For Coaches
Soccer great on building teams where kids truly care for each other

Soccer great on building teams where kids truly care for each other


By Greg Bach

Cultivating a team atmosphere where young athletes support, encourage and genuinely care for each other should be high up on every coach’s to-do list.

And one of the focal points of every practice.

“It’s something that you have to implement and encourage in training,” says former U.S. Olympic soccer star Josh Wolff, now an assistant coach for the Columbus Crew of Major League Soccer. “When you look out on the field during games you want to see a group of players who are encouraging each other.”

After all, when kids care, teams flourish.

It’s inspiring to see it in action on game day, too.

“When you score a goal you want to see the kids on the field, and the guys on the bench, have this camaraderie and this enjoyment of togetherness,” says Wolff, who scored a pair of goals for the U.S. during the 2000 Summer Olympics.


These displays of affection and support should not be limited to just those instances when the team has netted a goal, though.

A well-timed defensive play; a great stop by the goalie; or even a player hustling to chase down a loose ball are all golden opportunities for kids to praise, recognize and pump up their teammates.

The more kids are invested in the entire process, and in tune with the ups and downs of game action and what their teammates are doing, the more enjoyable the experience will be for everyone.

“Just like when a goalie makes a save to see your forwards and attackers show their appreciation to the goalie and defenders,” Wolff says. “It’s a collective unit out there.”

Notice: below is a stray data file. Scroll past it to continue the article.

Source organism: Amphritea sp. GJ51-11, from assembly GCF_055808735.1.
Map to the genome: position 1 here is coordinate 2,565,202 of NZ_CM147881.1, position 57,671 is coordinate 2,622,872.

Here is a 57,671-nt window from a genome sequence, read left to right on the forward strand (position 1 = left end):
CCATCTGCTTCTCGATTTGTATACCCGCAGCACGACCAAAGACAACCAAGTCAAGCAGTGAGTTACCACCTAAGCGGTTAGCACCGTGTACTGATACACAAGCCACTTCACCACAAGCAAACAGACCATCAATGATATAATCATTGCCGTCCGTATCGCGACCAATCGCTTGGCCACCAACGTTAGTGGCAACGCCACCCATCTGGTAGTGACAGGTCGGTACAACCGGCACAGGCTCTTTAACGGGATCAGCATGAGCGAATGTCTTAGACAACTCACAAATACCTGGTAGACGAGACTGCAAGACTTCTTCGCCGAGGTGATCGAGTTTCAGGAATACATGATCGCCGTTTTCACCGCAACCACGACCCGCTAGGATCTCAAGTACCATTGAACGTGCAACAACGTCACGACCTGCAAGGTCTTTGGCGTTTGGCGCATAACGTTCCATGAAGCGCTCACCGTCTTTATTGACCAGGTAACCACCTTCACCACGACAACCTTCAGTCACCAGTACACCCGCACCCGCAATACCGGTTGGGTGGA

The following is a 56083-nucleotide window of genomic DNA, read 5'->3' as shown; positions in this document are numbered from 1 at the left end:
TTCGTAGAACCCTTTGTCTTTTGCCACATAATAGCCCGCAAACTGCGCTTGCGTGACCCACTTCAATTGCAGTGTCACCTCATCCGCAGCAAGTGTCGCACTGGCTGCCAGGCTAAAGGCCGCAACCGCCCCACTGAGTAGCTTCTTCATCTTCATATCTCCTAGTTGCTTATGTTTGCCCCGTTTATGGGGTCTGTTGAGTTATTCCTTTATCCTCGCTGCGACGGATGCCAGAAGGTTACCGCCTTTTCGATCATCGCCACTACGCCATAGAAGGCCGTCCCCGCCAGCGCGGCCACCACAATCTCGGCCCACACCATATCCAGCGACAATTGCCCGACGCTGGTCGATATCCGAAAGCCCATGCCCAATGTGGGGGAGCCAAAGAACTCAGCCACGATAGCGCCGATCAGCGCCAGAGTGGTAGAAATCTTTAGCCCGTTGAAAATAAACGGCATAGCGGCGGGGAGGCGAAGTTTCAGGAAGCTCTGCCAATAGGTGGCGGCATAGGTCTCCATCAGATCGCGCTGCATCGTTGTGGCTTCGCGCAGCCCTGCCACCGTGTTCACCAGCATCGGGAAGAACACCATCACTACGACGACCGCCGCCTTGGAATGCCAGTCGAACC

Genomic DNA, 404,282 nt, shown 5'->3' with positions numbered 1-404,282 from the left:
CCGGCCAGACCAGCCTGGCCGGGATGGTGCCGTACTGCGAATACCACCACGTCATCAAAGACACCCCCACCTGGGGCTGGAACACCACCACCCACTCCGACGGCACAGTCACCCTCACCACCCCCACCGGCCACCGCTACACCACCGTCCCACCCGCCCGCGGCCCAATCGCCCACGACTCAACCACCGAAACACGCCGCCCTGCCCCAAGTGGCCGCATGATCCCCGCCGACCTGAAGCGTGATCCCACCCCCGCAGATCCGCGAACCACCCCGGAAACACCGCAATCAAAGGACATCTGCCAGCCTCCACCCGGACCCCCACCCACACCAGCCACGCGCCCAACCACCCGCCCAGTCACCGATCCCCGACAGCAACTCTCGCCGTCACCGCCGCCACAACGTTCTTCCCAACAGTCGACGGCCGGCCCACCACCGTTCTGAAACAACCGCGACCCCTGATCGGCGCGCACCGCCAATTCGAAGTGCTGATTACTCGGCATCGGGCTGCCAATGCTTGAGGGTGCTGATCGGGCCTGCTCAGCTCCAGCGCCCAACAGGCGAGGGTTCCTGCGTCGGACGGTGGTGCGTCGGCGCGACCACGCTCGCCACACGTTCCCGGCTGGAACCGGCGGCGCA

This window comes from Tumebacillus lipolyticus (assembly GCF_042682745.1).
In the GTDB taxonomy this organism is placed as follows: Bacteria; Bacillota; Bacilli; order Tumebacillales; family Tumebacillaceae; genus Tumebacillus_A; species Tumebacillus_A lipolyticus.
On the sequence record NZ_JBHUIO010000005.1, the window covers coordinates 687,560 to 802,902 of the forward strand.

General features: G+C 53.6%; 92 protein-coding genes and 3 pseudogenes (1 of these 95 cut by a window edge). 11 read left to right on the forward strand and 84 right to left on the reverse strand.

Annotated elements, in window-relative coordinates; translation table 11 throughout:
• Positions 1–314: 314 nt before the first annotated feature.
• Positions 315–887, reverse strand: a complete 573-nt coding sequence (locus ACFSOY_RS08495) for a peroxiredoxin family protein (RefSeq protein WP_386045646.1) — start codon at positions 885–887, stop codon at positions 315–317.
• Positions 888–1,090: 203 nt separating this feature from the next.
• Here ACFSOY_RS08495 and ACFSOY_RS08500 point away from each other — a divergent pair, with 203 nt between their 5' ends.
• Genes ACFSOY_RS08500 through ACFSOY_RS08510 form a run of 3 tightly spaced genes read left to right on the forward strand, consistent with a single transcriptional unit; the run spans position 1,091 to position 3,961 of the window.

When kids embrace that team mentality it makes those victories even sweeter because everyone feels a real part of the experience, regardless if they scored a goal or simply made a solid defensive play early in the game that they recall generated cheers from their teammates on the bench.

Plus, losses are more easily dealt with and moved on from, because one or two players don’t feel the burden of the result being on them – everyone shares in it, learns from it and moves on.

“The way you train allows you to perform a certain way on game days and you need to share in both the successes and failures,” says Wolff, a member of the 2002 and ’06 U.S. World Cup teams. “And that’s part of soccer certainly and it’s part of any sport.”

But it only happens if coaches are building and reinforcing that team culture every time they gather for practices.

Are players being reminded of the importance of recognizing others’ efforts? Are they applauding good plays by their teammates and pumping them up if they’re struggling during a drill?

It has to happen in practice for it to show up on game day.

“One of the biggest things is get down on the players’ level and understand your audience and understand your team,” Wolff says. “With younger kids there needs to be energy, there needs to be smiles, there needs to be encouragement and there needs to be enjoyment.”

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